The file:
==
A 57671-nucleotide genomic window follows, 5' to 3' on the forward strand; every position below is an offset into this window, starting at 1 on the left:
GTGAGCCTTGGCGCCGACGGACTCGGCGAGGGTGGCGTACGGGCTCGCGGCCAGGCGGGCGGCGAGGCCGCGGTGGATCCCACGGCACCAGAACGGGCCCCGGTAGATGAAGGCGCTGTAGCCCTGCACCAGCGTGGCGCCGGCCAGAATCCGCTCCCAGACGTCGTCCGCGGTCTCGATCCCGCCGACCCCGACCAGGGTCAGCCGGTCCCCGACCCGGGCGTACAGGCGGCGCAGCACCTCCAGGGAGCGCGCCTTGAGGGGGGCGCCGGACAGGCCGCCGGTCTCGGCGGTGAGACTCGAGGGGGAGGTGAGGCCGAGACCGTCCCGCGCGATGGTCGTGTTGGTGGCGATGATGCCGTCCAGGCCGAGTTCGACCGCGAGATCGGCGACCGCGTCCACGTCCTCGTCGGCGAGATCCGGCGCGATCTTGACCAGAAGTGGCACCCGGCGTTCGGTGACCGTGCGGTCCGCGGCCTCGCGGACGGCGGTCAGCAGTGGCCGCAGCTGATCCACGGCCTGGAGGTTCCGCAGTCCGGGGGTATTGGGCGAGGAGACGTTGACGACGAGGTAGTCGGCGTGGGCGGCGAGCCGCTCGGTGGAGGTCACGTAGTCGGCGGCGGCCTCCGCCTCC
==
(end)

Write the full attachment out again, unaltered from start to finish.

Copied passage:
A 57671-nucleotide genomic window follows, 5' to 3' on the forward strand; every position below is an offset into this window, starting at 1 on the left:
GTGAGCCTTGGCGCCGACGGACTCGGCGAGGGTGGCGTACGGGCTCGCGGCCAGGCGGGCGGCGAGGCCGCGGTGGATCCCACGGCACCAGAACGGGCCCCGGTAGATGAAGGCGCTGTAGCCCTGCACCAGCGTGGCGCCGGCCAGAATCCGCTCCCAGACGTCGTCCGCGGTCTCGATCCCGCCGACCCCGACCAGGGTCAGCCGGTCCCCGACCCGGGCGTACAGGCGGCGCAGCACCTCCAGGGAGCGCGCCTTGAGGGGGGCGCCGGACAGGCCGCCGGTCTCGGCGGTGAGACTCGAGGGGGAGGTGAGGCCGAGACCGTCCCGCGCGATGGTCGTGTTGGTGGCGATGATGCCGTCCAGGCCGAGTTCGACCGCGAGATCGGCGACCGCGTCCACGTCCTCGTCGGCGAGATCCGGCGCGATCTTGACCAGAAGTGGCACCCGGCGTTCGGTGACCGTGCGGTCCGCGGCCTCGCGGACGGCGGTCAGCAGTGGCCGCAGCTGATCCACGGCCTGGAGGTTCCGCAGTCCGGGGGTATTGGGCGAGGAGACGTTGACGACGAGGTAGTCGGCGTGGGCGGCGAGCCGCTCGGTGGAGGTCACGTAGTCGGCGGCGGCCTCCGCCTCC